The phrase “pre-1967 lines” is a milder way of saying “the 1949 armistice lines.” Those lines left Israel with a nine mile-wide waist from Qalqilya to the sea. If Israel were to be squeezed back within those lines, the Jewish state would be stripped of any strategic depth; the 1949 lines are, as Abba Eban once said, “the lines of Auschwitz.” Israel has a claim to the entire West Bank, based on the Palestine Mandate itself. Furthermore, UN Security Council Resolution 242 gives Israel the right to retain any territory taken in the Six-Day War that it needs if it is to have “secure [i.e., defensible] and recognized boundaries.” King Abdullah would prefer that we forget about both UNSC 242 and, still more troubling from his point of view, the Mandate for Palestine.

The Palestinian people deserve a state, King Abdullah said, “explaining that the Palestinian people with their resilient national identity cannot be denied the right to self-determination.”

If the Palestinian people “deserve a state,” then perhaps King Abdullah can explain why, between 1949 and 1967, when Jordan held the West Bank, it did not establish that Palestinian state? Could it be because the “Palestinian people” had not yet been invented?

He spoke as tensions have risen between Israel and the Palestinians in the West Bank and amid concern about an outbreak of violence on Jerusalem’s Temple Mount during the upcoming holidays.

The Temple Mount, also known to Muslims as al-Haram al-Sharif, is the holiest religious site for Jews and the third holiest for Muslims.

The Palestinians have routinely accused Israel of violating a status quo arrangement put in place after the 1967 Six-Day war in which Jews and Christians may visit the site, but only Muslims may worship there.

That “status quo” shows just how far Israel has been prepared to go to avoid offending Muslims. Israel chose to severely limit what Jewish visitors to the Temple Mount could do. They are not allowed to bring Jewish prayerbooks, or prayer shawls, or tefillin, onto the Mount. They are prohibited from saying prayers either openly or silently. They are restricted to visits during only five hours a day, and five days a week, while Muslims have no such restrictions. Those limits remain in force.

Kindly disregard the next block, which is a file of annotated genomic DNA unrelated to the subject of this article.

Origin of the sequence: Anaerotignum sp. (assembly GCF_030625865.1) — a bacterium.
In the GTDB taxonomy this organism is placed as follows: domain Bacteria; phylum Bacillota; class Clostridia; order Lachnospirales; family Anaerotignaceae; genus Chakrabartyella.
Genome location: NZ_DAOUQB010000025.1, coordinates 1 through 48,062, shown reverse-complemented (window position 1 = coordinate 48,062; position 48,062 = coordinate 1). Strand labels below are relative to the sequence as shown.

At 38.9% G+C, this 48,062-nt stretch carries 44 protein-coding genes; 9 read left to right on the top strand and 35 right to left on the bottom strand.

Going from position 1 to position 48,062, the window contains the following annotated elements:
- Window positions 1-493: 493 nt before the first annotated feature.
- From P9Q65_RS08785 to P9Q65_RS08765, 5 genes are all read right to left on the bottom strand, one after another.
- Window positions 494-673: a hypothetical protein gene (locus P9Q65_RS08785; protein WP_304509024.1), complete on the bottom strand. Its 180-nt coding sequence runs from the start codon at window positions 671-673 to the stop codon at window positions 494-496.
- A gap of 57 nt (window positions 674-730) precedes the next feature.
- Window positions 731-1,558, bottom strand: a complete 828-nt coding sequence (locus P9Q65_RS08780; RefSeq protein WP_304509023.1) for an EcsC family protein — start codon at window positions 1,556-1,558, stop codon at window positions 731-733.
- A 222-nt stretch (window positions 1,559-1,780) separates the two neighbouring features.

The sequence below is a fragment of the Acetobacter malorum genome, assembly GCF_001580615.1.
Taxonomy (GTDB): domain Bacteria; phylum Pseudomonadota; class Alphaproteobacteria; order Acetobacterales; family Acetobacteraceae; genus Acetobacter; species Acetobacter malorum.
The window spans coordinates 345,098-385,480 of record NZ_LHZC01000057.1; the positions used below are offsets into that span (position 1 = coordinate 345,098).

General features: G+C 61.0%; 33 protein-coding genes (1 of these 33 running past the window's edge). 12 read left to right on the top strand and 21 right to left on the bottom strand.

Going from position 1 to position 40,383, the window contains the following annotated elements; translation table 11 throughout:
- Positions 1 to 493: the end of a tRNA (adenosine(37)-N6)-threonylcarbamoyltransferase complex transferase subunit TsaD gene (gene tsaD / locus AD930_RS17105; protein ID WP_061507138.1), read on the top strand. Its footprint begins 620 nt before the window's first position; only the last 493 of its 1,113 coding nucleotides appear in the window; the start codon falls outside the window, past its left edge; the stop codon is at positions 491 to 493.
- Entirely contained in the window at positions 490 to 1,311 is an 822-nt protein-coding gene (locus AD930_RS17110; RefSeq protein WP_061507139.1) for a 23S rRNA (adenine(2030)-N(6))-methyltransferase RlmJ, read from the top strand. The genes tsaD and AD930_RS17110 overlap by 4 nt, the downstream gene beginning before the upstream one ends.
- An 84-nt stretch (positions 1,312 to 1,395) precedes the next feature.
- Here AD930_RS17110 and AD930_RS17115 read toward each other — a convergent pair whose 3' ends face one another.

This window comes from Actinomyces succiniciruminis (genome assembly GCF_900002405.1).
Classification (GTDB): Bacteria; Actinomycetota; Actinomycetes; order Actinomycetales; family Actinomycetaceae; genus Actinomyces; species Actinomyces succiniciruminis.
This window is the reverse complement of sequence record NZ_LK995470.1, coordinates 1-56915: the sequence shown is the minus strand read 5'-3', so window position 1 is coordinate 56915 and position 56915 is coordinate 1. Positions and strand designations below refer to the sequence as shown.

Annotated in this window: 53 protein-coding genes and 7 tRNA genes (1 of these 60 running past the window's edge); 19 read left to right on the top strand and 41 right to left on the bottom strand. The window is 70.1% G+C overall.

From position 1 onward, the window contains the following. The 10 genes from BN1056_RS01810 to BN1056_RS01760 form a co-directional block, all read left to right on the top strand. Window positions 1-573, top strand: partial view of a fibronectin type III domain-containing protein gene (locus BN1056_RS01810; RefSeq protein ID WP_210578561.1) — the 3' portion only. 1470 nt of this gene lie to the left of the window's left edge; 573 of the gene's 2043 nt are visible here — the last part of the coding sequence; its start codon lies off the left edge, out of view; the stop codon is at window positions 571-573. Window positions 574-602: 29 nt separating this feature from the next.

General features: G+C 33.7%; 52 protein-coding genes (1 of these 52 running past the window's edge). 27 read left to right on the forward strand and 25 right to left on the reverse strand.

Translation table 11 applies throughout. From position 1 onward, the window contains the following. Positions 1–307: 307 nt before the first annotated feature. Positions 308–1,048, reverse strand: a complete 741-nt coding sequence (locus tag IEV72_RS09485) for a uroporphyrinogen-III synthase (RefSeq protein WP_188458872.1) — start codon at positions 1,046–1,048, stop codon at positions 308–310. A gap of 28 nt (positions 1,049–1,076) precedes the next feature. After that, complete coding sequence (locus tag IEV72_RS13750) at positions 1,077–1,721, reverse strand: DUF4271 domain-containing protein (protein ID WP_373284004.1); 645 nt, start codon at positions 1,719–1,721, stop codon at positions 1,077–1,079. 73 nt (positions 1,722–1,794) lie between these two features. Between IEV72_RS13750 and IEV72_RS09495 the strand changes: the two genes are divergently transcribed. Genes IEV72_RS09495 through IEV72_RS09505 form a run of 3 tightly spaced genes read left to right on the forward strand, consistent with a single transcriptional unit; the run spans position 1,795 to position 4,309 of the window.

Lapid and his prime ministerial predecessors Naftali Bennett and Benjamin Netanyahu have all insisted that Israel is committed to that status quo arrangement and that there is no change in policy.

The police, however, have not fully prevented Jewish worshippers from praying at the site, and the number of those who successfully do so has grown, with one NGO estimating that 50,000 Jews prayed this year.

It is true that recently some Jews have managed to say prayers very quietly; that is a change in practice rather than In policy. And if that policy itself were to change, would that be wrong? Should Jews not have the right to pray, quietly, at the holiest site in Judaism? And if 50,000 Jews in the course of a year — that’s about 200 a day, five days a week — visit the Temple Mount, how does that interfere with the worship by vast numbers of Muslims (200,000 came at the last Eid al-Fitr) who pray at the Al-Aqsa Mosque and compound?

Within weeks of taking office in July Lapid visited King Abdullah in a meeting symbolized by the warm way the two men grasped each other’s shoulders. But King Abdullah’s speech at the UNGA [on Sept. 20], introduced an element of antagonism into the relationship, which appeared to attack Israel on the issue of Jerusalem, particularly given that the speech was delivered just hours before the two men were scheduled to meet.

In his speech to the UN General Assembly, King Abdullah offered not a single example of the supposed threat to Christianity in Jerusalem. There have been no attacks on churches or on Christian worshippers, as has happened repeatedly in Egypt. No Christians have been fleeing from the city, as they have been doing from Gaza and the PA’s territory in the West Bank. There has been no catastrophic decline in the Christian population of Jerusalem, as has happened in Bethlehem, where Muslim hostility has caused so many Christians to leave that they now constitute only 11% of the population.

Within weeks of taking office in July Lapid visited King Abdullah in a meeting symbolized by the warm way the two men grasped each other’s shoulders.

King Abdullah’s speech at the UNGA on Sept. 20, attacking Israel – preposterously — for its supposed threats to Christianity in Jerusalem, was delivered in a very different spirit from that July meeting with Prime Minister Lapid. Is there something in the very air of the UN that deepens antagonism to Israel? Abdullah’s speech was unfair and unhinged. Let’s hope that he regains his moral equilibrium, lest he topple into malevolent irrelevance.